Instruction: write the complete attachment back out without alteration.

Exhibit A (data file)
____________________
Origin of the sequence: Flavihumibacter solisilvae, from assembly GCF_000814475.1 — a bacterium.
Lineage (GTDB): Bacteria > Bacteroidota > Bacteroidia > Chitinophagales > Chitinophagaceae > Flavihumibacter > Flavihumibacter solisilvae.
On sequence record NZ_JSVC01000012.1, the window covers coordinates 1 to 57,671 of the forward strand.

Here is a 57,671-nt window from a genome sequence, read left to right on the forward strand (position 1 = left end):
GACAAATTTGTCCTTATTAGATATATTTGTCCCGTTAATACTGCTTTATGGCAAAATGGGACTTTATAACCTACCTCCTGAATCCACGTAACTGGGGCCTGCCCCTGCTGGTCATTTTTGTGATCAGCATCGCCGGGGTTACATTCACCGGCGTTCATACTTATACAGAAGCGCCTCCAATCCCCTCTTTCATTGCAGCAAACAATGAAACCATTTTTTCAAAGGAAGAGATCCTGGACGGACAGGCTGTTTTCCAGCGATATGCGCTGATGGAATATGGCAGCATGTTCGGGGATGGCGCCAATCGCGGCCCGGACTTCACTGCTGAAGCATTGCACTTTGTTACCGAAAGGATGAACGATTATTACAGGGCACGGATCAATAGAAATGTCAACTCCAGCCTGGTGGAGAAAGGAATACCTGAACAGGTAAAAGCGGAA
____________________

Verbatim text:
Origin of the sequence: Flavihumibacter solisilvae, from assembly GCF_000814475.1 — a bacterium.
Lineage (GTDB): Bacteria > Bacteroidota > Bacteroidia > Chitinophagales > Chitinophagaceae > Flavihumibacter > Flavihumibacter solisilvae.
On sequence record NZ_JSVC01000012.1, the window covers coordinates 1 to 57,671 of the forward strand.

Here is a 57,671-nt window from a genome sequence, read left to right on the forward strand (position 1 = left end):
GACAAATTTGTCCTTATTAGATATATTTGTCCCGTTAATACTGCTTTATGGCAAAATGGGACTTTATAACCTACCTCCTGAATCCACGTAACTGGGGCCTGCCCCTGCTGGTCATTTTTGTGATCAGCATCGCCGGGGTTACATTCACCGGCGTTCATACTTATACAGAAGCGCCTCCAATCCCCTCTTTCATTGCAGCAAACAATGAAACCATTTTTTCAAAGGAAGAGATCCTGGACGGACAGGCTGTTTTCCAGCGATATGCGCTGATGGAATATGGCAGCATGTTCGGGGATGGCGCCAATCGCGGCCCGGACTTCACTGCTGAAGCATTGCACTTTGTTACCGAAAGGATGAACGATTATTACAGGGCACGGATCAATAGAAATGTCAACTCCAGCCTGGTGGAGAAAGGAATACCTGAACAGGTAAAAGCGGAA